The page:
We have been one of the foremost supporters of textile conservation in the UK. Since the 1980s, we have made capital grants, funded research, and provided bursaries for students at the Centre for Textile Conservation, supporting the Centre to the tune of £1.75 million when it was at the University of Southampton, and now in Glasgow. We have also funded internships in tapestry conservation through Historic Royal Palaces, at Hampton Court Palace.
The Clothworkers’ Centre for the Study and Conservation of Textiles and Fashion at the Victoria and Albert Museum (V&A), Blythe House, was made possible by our £1 million grant towards the £3 million cost of the Centre. The British Museum’s World Conservation and Exhibitions Centre, which opened in 2014, benefited from our £750,000 grant towards its Organics Conservation lab.
In 2019 and 2020, we funded two projects at regional museums, Worthing Museum and Manchester Art Gallery, to improve access to important textile collections.
In 2020, we committed £265,000 to the University of Oxford Textile Study Centre. This will support two roles over three years during an ambitious £10 million capital project, building one of the world's most important textile collections centres, and providing new opportunities for conservation, study and engagment.
We awarded £265,000 in 2020 to the University of Oxford Textile Study Centre, providing new opportunities for conservation, study and engagement of the 8,000 textiles objects in the Pitt Rivers Museum (where only about 75 of these objects are currently accessible). Pictured here is a camel saddle cloth collected by Gigi Crocker Jones in Oman. 2003.9.58 © Pitt Rivers Museum, University of Oxford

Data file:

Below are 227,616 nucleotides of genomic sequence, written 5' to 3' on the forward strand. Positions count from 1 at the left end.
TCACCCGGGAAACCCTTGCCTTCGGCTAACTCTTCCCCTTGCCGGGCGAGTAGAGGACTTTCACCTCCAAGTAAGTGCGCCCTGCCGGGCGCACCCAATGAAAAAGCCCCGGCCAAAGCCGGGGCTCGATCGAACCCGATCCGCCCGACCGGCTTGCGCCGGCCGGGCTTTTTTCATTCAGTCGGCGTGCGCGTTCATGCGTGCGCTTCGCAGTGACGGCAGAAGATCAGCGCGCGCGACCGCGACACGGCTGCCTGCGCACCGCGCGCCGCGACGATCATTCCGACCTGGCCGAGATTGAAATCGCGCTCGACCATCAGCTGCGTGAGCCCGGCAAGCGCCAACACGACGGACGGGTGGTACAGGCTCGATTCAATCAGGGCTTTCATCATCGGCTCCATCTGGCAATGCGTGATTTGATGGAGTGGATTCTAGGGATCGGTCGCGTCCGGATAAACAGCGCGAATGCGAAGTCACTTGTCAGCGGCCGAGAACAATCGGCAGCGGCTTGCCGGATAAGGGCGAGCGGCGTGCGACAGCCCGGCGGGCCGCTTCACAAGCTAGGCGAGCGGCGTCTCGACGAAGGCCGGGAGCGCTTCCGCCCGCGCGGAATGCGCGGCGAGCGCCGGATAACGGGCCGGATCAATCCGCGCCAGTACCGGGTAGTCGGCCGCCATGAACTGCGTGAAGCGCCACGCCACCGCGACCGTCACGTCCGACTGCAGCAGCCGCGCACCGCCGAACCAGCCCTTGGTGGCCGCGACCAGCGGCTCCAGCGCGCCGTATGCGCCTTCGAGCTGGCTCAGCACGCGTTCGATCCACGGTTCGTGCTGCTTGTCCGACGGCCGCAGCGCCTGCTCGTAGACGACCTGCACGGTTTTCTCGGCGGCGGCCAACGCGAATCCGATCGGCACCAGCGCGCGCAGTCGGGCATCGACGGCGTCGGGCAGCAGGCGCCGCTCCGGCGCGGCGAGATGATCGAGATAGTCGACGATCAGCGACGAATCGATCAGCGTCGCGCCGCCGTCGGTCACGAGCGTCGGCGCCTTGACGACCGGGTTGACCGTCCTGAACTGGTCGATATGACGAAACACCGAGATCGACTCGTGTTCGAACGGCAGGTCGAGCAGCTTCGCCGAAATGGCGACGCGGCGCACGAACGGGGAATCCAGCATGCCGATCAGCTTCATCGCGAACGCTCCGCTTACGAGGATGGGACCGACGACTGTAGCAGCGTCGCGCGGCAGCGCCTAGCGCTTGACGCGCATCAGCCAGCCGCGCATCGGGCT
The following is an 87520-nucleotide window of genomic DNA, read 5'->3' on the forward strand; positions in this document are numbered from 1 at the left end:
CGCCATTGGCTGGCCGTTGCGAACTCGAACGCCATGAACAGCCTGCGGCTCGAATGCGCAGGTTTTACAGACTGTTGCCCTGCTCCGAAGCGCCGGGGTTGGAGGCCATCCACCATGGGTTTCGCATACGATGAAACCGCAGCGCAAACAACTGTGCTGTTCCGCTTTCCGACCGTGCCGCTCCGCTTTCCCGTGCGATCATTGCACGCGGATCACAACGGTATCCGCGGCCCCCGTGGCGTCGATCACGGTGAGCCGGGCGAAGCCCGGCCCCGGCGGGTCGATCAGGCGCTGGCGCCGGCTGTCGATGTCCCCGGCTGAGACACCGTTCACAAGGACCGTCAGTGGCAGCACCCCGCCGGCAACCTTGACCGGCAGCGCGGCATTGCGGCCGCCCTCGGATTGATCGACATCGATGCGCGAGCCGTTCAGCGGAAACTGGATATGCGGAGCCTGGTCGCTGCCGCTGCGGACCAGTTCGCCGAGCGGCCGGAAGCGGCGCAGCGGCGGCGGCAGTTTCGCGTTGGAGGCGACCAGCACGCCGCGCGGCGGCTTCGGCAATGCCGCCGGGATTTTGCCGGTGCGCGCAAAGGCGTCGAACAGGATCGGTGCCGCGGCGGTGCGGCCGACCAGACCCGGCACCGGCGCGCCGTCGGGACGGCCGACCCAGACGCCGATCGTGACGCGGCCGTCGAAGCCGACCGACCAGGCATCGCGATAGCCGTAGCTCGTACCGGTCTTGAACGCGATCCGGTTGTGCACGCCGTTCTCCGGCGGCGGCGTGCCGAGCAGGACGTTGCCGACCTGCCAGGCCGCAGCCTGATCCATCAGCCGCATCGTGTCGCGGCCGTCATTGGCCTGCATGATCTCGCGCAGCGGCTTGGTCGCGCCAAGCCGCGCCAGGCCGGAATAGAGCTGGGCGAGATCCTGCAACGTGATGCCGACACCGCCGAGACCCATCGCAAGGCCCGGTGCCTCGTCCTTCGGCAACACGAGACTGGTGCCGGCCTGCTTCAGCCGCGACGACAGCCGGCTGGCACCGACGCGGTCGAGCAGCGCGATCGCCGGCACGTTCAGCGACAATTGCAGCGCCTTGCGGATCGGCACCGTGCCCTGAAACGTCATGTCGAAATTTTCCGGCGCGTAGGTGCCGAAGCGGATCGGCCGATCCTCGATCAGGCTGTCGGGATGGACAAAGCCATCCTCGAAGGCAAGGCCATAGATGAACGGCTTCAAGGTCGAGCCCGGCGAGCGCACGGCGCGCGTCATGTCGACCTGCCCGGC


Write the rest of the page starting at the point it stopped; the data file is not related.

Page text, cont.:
In 2020, we awarded £70,000 to Manchester Art Gallery towards the cost of moving the costume collection (clothing, textile and fashion accessories) from Platt Hall to a newly-created space in central Manchester. © Manchester Art Gallery.
We awarded £45,500 to the Worthing Museum & Art Gallery in 2019 to create a costume research centre covering this regional museum’s important collection of textiles and costume. Image: Pair of leather gauntlet gloves, circa 1650. © Worthing Museum & Art Gallery.
Kim Tourret, who graduated from the Centre for Textile Conservation at University of Glasgow in 2018, spent her first year out of school participating in a one-year internship jointly funded by The Clothworkers’ Company and developing tapestry conservation skills at Historic Royal Palaces. © Historic Royal Palaces.
Joan and Sue are volunteers at the Clothworkers’ Centre for the Study and Conservation of Textiles and Fashion at the Victoria and Albert Museum (V&A), Blythe House, which received £1 million from The Company. © Victoria and Albert Museum, London.